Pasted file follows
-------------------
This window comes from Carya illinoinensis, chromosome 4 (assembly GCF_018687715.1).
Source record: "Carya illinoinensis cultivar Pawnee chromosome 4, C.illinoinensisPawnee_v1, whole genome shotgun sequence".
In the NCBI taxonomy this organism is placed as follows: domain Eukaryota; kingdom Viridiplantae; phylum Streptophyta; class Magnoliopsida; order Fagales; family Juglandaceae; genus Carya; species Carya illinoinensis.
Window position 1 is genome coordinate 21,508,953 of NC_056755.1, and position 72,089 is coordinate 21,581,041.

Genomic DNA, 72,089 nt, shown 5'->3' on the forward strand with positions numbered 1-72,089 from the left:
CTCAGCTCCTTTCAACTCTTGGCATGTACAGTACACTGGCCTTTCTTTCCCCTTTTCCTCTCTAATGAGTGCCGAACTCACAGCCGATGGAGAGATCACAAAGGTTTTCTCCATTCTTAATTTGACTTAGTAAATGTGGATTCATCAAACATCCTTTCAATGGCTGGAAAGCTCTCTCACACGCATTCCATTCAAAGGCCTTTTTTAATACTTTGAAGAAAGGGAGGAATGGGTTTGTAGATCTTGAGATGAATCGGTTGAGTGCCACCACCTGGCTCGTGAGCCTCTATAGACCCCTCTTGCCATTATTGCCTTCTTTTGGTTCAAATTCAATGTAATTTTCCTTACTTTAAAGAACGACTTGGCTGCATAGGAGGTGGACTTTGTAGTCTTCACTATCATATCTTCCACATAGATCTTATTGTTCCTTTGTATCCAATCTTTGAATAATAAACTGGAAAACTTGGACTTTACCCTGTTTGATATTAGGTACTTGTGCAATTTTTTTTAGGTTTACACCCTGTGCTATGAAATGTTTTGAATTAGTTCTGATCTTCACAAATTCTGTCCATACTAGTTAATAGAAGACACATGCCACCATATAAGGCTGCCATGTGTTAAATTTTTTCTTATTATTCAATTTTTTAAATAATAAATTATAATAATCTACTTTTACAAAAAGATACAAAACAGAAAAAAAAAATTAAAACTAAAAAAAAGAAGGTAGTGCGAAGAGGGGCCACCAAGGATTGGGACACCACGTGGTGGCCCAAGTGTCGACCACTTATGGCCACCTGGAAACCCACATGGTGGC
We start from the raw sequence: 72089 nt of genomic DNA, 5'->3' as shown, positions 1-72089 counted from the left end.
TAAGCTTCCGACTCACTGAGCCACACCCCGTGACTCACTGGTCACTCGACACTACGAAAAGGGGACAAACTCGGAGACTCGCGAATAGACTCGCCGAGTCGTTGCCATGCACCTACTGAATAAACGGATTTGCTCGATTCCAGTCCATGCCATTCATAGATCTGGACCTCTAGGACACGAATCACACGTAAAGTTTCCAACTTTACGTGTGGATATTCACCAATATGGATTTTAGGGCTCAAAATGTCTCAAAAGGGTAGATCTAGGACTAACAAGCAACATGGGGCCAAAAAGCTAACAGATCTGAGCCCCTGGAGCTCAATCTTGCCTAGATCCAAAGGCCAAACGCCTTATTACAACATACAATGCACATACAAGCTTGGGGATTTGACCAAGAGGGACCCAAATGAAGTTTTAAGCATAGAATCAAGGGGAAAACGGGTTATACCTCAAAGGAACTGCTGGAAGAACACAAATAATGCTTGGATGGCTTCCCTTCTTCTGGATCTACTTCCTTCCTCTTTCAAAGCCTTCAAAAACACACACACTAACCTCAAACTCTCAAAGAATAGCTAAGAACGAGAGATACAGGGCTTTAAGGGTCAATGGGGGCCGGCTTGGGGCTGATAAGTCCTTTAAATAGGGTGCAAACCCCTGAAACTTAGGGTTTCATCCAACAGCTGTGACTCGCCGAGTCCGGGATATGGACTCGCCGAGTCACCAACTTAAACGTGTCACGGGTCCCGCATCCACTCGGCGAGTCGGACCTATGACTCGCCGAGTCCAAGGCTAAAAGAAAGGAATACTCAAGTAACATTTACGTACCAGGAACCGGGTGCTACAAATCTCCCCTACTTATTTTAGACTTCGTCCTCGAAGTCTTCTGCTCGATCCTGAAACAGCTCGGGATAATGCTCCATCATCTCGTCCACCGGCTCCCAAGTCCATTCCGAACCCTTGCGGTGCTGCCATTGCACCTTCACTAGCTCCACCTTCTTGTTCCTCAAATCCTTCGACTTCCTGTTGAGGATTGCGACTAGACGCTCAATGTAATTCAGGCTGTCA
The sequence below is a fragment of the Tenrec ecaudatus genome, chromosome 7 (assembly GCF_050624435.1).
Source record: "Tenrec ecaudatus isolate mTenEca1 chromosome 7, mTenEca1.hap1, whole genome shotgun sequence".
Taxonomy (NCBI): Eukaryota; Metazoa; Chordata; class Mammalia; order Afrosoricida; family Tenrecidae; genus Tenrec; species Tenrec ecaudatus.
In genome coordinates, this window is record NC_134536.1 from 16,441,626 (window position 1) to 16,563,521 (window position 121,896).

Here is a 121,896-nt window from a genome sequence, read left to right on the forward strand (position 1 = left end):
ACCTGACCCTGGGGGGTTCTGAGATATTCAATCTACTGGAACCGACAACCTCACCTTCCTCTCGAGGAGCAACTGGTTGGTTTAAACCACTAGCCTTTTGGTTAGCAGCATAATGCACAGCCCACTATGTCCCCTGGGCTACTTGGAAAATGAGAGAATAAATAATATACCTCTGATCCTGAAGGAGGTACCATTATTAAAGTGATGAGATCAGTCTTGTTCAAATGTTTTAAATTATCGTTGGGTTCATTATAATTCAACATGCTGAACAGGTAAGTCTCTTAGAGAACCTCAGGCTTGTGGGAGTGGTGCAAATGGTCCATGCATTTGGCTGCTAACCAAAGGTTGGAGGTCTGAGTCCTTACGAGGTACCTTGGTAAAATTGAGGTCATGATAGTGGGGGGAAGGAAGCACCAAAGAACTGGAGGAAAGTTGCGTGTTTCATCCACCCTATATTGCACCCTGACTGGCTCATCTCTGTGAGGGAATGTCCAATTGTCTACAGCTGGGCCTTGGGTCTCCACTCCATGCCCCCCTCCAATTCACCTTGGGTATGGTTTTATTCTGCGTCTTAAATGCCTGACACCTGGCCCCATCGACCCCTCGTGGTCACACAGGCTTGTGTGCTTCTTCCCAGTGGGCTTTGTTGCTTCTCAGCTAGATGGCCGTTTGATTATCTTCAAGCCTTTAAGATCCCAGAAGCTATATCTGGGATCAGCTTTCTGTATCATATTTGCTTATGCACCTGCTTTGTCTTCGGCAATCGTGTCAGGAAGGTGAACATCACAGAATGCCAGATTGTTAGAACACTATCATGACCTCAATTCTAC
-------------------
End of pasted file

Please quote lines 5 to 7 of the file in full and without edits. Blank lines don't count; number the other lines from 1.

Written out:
Genomic DNA, 72,089 nt, shown 5'->3' on the forward strand with positions numbered 1-72,089 from the left:
CTCAGCTCCTTTCAACTCTTGGCATGTACAGTACACTGGCCTTTCTTTCCCCTTTTCCTCTCTAATGAGTGCCGAACTCACAGCCGATGGAGAGATCACAAAGGTTTTCTCCATTCTTAATTTGACTTAGTAAATGTGGATTCATCAAACATCCTTTCAATGGCTGGAAAGCTCTCTCACACGCATTCCATTCAAAGGCCTTTTTTAATACTTTGAAGAAAGGGAGGAATGGGTTTGTAGATCTTGAGATGAATCGGTTGAGTGCCACCACCTGGCTCGTGAGCCTCTATAGACCCCTCTTGCCATTATTGCCTTCTTTTGGTTCAAATTCAATGTAATTTTCCTTACTTTAAAGAACGACTTGGCTGCATAGGAGGTGGACTTTGTAGTCTTCACTATCATATCTTCCACATAGATCTTATTGTTCCTTTGTATCCAATCTTTGAATAATAAACTGGAAAACTTGGACTTTACCCTGTTTGATATTAGGTACTTGTGCAATTTTTTTTAGGTTTACACCCTGTGCTATGAAATGTTTTGAATTAGTTCTGATCTTCACAAATTCTGTCCATACTAGTTAATAGAAGACACATGCCACCATATAAGGCTGCCATGTGTTAAATTTTTTCTTATTATTCAATTTTTTAAATAATAAATTATAATAATCTACTTTTACAAAAAGATACAAAACAGAAAAAAAAAATTAAAACTAAAAAAAAGAAGGTAGTGCGAAGAGGGGCCACCAAGGATTGGGACACCACGTGGTGGCCCAAGTGTCGACCACTTATGGCCACCTGGAAACCCACATGGTGGC
We start from the raw sequence: 72089 nt of genomic DNA, 5'->3' as shown, positions 1-72089 counted from the left end.